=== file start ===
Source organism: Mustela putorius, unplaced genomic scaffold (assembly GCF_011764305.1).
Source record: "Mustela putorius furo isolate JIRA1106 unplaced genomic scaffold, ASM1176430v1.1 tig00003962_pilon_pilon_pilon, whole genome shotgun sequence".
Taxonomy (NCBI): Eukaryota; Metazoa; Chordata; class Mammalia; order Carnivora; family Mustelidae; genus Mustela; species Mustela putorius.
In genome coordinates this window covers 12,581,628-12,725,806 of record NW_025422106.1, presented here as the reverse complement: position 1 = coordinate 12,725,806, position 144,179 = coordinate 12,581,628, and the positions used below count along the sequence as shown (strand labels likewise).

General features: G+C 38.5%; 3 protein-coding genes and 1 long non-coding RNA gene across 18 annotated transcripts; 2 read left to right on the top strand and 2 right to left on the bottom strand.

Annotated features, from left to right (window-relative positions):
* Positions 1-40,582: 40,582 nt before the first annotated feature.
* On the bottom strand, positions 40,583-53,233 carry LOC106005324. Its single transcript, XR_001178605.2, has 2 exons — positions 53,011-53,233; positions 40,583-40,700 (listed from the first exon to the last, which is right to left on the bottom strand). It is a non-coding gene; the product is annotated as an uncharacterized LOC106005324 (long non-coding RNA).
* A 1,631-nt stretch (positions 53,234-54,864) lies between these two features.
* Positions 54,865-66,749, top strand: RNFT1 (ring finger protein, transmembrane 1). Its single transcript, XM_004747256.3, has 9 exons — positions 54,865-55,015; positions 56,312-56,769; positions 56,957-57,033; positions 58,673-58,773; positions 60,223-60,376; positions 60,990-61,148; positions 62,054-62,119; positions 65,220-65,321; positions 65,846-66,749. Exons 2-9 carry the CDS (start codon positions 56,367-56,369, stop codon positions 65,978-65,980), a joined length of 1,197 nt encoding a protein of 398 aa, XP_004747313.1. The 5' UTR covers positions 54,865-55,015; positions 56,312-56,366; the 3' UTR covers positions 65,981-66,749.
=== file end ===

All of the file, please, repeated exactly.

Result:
Source organism: Mustela putorius, unplaced genomic scaffold (assembly GCF_011764305.1).
Source record: "Mustela putorius furo isolate JIRA1106 unplaced genomic scaffold, ASM1176430v1.1 tig00003962_pilon_pilon_pilon, whole genome shotgun sequence".
Taxonomy (NCBI): Eukaryota; Metazoa; Chordata; class Mammalia; order Carnivora; family Mustelidae; genus Mustela; species Mustela putorius.
In genome coordinates this window covers 12,581,628-12,725,806 of record NW_025422106.1, presented here as the reverse complement: position 1 = coordinate 12,725,806, position 144,179 = coordinate 12,581,628, and the positions used below count along the sequence as shown (strand labels likewise).

General features: G+C 38.5%; 3 protein-coding genes and 1 long non-coding RNA gene across 18 annotated transcripts; 2 read left to right on the top strand and 2 right to left on the bottom strand.

Annotated features, from left to right (window-relative positions):
* Positions 1-40,582: 40,582 nt before the first annotated feature.
* On the bottom strand, positions 40,583-53,233 carry LOC106005324. Its single transcript, XR_001178605.2, has 2 exons — positions 53,011-53,233; positions 40,583-40,700 (listed from the first exon to the last, which is right to left on the bottom strand). It is a non-coding gene; the product is annotated as an uncharacterized LOC106005324 (long non-coding RNA).
* A 1,631-nt stretch (positions 53,234-54,864) lies between these two features.
* Positions 54,865-66,749, top strand: RNFT1 (ring finger protein, transmembrane 1). Its single transcript, XM_004747256.3, has 9 exons — positions 54,865-55,015; positions 56,312-56,769; positions 56,957-57,033; positions 58,673-58,773; positions 60,223-60,376; positions 60,990-61,148; positions 62,054-62,119; positions 65,220-65,321; positions 65,846-66,749. Exons 2-9 carry the CDS (start codon positions 56,367-56,369, stop codon positions 65,978-65,980), a joined length of 1,197 nt encoding a protein of 398 aa, XP_004747313.1. The 5' UTR covers positions 54,865-55,015; positions 56,312-56,366; the 3' UTR covers positions 65,981-66,749.